As soon as kids with an underdeveloped pons perceive something as a threat (it doesn’t have to be real), they react with a fight-or-flight response. Demand that something needs to happen RIGHT NOW, and the fight just escalates.
If those kids go into flight instead of fight, they delay or postpone the upcoming perceived threat—which makes sense. How quickly would any of us transition if the next activity required us to jump into a pit of rattlesnakes?
Kids with an underdeveloped midbrain get stuck on a recurring thought (“I want to play with Legos! I want to play with Legos!”). With that thought spinning in their brain, any new message (e.g. “Time for dinner.”) has slim to no chance of being processed. Such kids also have trouble filtering unimportant sensory stimuli. That then makes it difficult to focus on transition directions or to switch activities without being distracted.
Kids with poor proprioception don’t always navigate successfully from Point A to Point B—especially, if there’s a large open space involved in the transition. So they drift everywhere but in the direction they need to go.
And, of course, a child can have an underdeveloped pons and an underdeveloped midbrain and poor proprioception . . . making the task of transitioning especially challenging.
Can kids make smooth transitions even if the lower brain development is incomplete? Yes. Such approaches then offer new solutions for parenting kids with Autism, Asperger’s, ADHD, Oppositional Defiant Disorder, and other children who experience difficulty switching from one activity to the next.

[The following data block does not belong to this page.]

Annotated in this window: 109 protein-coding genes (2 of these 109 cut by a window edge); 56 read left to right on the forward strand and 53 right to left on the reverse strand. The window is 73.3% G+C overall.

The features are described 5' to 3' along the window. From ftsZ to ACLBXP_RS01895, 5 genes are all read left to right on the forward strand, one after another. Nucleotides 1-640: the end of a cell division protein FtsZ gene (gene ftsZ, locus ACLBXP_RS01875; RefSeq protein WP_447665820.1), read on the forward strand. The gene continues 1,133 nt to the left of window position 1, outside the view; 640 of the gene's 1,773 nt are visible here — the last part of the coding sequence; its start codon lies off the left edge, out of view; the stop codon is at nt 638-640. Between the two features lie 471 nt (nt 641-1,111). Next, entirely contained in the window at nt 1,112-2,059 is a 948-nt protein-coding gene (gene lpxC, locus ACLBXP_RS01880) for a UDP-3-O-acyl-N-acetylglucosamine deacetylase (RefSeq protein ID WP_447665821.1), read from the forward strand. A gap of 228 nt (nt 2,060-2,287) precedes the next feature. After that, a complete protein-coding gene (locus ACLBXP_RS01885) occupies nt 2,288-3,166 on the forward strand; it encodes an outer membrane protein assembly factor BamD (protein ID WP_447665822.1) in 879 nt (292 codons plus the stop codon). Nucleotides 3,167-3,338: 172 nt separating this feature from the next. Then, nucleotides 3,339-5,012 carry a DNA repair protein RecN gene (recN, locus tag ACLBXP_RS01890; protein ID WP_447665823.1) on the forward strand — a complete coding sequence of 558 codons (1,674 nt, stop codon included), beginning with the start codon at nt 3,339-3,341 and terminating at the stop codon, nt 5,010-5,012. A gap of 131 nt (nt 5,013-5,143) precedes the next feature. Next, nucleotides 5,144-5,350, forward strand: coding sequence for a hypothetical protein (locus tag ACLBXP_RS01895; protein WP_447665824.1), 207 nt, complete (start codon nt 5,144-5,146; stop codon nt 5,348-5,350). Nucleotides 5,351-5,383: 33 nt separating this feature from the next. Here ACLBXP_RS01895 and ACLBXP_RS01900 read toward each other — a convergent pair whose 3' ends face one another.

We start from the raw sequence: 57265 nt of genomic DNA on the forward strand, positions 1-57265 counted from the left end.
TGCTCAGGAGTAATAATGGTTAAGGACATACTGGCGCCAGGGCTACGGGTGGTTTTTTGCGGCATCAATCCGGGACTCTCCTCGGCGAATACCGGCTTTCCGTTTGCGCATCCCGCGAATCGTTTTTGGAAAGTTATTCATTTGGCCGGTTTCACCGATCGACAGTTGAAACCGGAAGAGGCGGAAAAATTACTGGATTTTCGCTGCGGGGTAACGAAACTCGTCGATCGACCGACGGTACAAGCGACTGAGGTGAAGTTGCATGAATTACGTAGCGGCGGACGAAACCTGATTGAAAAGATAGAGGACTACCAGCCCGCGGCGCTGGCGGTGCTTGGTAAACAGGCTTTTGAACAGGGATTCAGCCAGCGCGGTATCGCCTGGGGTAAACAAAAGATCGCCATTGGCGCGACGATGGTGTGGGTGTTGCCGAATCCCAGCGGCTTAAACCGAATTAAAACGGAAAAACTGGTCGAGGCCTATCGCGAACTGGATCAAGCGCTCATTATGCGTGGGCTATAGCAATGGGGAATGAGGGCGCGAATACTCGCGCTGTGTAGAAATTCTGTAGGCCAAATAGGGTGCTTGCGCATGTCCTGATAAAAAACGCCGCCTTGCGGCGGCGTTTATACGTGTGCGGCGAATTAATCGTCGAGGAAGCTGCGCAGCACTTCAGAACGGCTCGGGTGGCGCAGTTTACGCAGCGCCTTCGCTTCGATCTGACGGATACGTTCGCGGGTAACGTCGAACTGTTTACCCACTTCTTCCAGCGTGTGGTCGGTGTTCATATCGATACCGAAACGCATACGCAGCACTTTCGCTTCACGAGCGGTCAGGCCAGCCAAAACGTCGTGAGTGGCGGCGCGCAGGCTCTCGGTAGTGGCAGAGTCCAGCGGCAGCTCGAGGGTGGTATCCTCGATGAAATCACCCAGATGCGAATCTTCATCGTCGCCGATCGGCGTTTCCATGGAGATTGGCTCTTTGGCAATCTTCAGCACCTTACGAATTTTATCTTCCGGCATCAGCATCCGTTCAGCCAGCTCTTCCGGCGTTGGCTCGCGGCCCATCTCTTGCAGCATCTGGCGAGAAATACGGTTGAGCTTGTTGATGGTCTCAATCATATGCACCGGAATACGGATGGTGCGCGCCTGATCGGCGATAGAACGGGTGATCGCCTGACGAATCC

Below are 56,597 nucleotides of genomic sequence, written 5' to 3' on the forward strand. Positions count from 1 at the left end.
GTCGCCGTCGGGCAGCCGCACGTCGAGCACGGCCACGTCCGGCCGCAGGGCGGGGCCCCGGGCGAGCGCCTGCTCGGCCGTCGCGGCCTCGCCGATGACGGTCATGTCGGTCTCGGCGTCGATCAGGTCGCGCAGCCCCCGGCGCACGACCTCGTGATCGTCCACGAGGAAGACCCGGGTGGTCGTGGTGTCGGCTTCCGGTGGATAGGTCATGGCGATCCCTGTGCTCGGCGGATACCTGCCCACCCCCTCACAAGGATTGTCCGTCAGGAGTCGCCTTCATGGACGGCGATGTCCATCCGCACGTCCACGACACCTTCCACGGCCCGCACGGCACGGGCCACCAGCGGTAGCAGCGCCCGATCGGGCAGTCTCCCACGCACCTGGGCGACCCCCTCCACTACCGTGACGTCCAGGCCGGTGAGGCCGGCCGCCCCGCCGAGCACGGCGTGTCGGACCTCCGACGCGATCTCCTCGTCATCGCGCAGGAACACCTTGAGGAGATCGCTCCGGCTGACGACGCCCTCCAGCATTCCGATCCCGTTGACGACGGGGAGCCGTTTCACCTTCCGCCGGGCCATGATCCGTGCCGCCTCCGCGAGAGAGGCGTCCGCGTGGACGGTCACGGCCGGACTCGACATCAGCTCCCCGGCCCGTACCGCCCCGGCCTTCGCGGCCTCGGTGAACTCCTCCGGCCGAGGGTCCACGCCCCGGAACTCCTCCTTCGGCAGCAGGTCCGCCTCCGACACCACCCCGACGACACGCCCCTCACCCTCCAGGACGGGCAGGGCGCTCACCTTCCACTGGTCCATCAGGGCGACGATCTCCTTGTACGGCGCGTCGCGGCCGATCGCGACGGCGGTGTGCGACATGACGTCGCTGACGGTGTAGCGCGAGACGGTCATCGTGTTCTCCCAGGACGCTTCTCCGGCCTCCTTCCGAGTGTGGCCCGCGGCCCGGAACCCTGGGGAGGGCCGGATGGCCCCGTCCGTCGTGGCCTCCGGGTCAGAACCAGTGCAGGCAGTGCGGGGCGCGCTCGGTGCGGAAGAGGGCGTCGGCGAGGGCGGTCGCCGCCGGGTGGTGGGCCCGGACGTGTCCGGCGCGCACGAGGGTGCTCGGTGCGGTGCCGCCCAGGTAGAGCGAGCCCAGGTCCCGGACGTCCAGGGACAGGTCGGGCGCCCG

Helping Kids Transition – Part 2 will appear in the next post. Photo courtesy of parents connect.com
Can your kids really enjoy a sugar-free Halloween? Yes.
Americans eat an average of 25 pounds of sugar—and much of that is trick-or-treat candy. But sugar consumption can weaken the immune system and increase hyperactivity in kids with and without ADHD.
That’s why the cortex parent doesn’t just cross her fingers and hope there’s no fallout from eating tons of Halloween candy. Here’s a solution that eliminates the candy binge–eating.
Once the kids return home from trick-or-treating, they go shopping at their very own sugar-free Halloween home store. Everything here can only be purchased with candy.
At the bargain end, your child buys inexpensive non-edible items. Sugar-free goodies are also for sale here. Such treats can be theme-based, such as eyeballs (peeled grapes with raisins in the holes for pupils) or those bought from companies who specialize in sugar-free candy.
But the bargain aisles won’t put much of a dent in your Halloween shopper’s candy bank. That’s why there’s always a wrapped, mystery item—one for each child—at the far end of the store.
That item’s sale price? Whatever amount of candy remains in your child’s bag. Of course, the item is something your child has been wanting. When my girls were young, their friends thought the store was “cool,” and they were never pitied for skipping Halloween’s sugar-fest.
The answer doesn’t have to be a store. Regardless of the solution, the cortex parent accepts the broader challenge of the question: How can we preserve the best of Halloween (trick or treating) without succumbing to the worst of it (eating all the candy)?
Other ideas to share?